Carmelite sisters moving from Capital City
Sunday, November 10, 2013
They have shared the ministry of providing altar bread to parishes across Missouri. Now they will share a home.
The three remaining sisters at the Carmelite Monastery, 2201 Main St., will move to the Benedictine Monastery in Clyde on Dec. 2, ending the order’s 53 years in Jefferson City.
The Benedictine sisters, with whom the Carmelites have worked, invited the elderly sisters this summer.
“What is most important to us as contemplative religious women will be shared in common: the chapel, daily Liturgy, library and our love for and dedication to prayer,” said Prioress Mother Marie Therese DuBois.
Several developments in recent years caused the Carmelite community to consider its future, including fewer women entering vocations, the age of remaining sisters and the loss of several sisters.
In 2006, when the sisters were separated for a time due to significant rehabilitation of their monastery, their number was nine.
“Each time we gathered to share our reflections and where we sensed God was leading us, it became clear that continuing to maintain our identity as the Carmel of the Diocese of Jefferson City was to be a major part of the criteria in choosing a future,” said Mother Marie.
In March, several Benedictine Sisters of Clyde visited the local Carmelites to discuss the production and distribution of altar breads.
In July, the Prioress General and Local Prioress of the Benedictine Sisters of Clyde formally invited the Carmelites to move to a residence next to the northwest Missouri monastery’s chapel, where they also will have access to a skilled nursing facility.
“All of this has been a steady process through which the Holy Spirit has revealed to us a life-giving alternative for our community,” said Mother Marie.
The Carmelites visited Clyde recently and joined the Benedictines for the Liturgy and Divine Office. That gave them opportunity to experience the semi-enclosed life there.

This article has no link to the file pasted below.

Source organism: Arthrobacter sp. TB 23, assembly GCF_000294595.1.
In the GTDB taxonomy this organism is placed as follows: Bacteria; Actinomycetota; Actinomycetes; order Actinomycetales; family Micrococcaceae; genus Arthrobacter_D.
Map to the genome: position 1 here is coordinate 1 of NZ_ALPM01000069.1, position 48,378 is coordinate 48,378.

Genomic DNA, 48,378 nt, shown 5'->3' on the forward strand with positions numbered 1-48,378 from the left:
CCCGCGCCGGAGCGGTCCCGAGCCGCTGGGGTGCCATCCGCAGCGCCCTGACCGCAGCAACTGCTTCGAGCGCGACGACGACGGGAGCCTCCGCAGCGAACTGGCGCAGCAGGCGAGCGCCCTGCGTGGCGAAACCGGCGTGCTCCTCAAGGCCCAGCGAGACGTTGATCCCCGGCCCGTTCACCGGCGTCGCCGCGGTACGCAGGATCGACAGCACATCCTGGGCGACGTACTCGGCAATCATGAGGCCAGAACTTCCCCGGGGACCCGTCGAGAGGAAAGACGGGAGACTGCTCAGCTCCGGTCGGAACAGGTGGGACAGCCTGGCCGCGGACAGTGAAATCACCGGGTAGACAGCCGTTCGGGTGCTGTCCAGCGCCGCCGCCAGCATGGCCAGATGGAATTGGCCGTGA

The result of that gathering was a “greater appreciation of each other’s spirit as well as a deepening of our own,” Mother Marie said.
It has become increasingly common for Carmelite and other communities of women religious to relocate to convents of other canonical religious groups due to reduced numbers, health needs, declining physical plants and other issues, said Dan Joyce, diocese communications director.
In 2011, the Carmelites reached out to Sister Kathleen Wegman of the School Sisters of Notre Dame, who is the Delegate to Religious, to help the sisters examine their priorities, needs and future.
“We all felt strongly that living faithfully our ministry of prayer for the Diocese of Jefferson City continued to be our call, wherever that would take us,” Mother Marie said. “Our zeal to be faithful to our call and charism was always a guiding force.”
“This has been a very difficult decision for us, but we believe it is God’s loving will and this choice will enable us to move forward more gracefully,” said Mother Marie.
The Most Rev. John R. Gaydos, bishop of Jefferson City, said that “while they will be in a different place, I am pleased that the Sisters of our Carmel will be continuing their mission of prayer for the people of the Diocese of Jefferson City.”
The sisters moved to the Diocese of Jefferson City from Santa Fe, N.M., in 1960, following an invitation from the late Bishop Joseph Marling. Although they are an independent community, they have received some support from the diocese.
The Carmelite chapel has been open to the public 6:30 a.m-4:30 p.m. daily for services, private visits or a quiet setting. Nearly three dozen community members attend daily morning Mass there.
The building will remain Carmelite property.
Despite their troubles, the sisters have continued to live their life as faithfully as possible, she said.
“Our limitations are ever before us each time the three of us gather for the chanting of the Divine Office and the various customs called for in our Constitutions,” she said.
This move will enable them to continue their regimen of communal prayer, study and sacrifice for the benefit of the universal church. Although their new home will be in the Diocese of Kansas City-St. Joseph, the sisters will continue to remember the Diocese of Jefferson City in their prayers.
“As my predecessor, Bishop Joseph M. Marling, noted at the beginning of the Carmel’s ministry in 1960, their continued presence ‘is a constant reminder that we, too, are to fix our eyes upon heaven, and that the more we turn our backs upon the world, the greater will be our happiness and peace,’” Bishop Gaydos said.
The Carmelites will move Dec. 2, following a Mass of Celebration on Dec. 1 at the Cathedral of St. Joseph.
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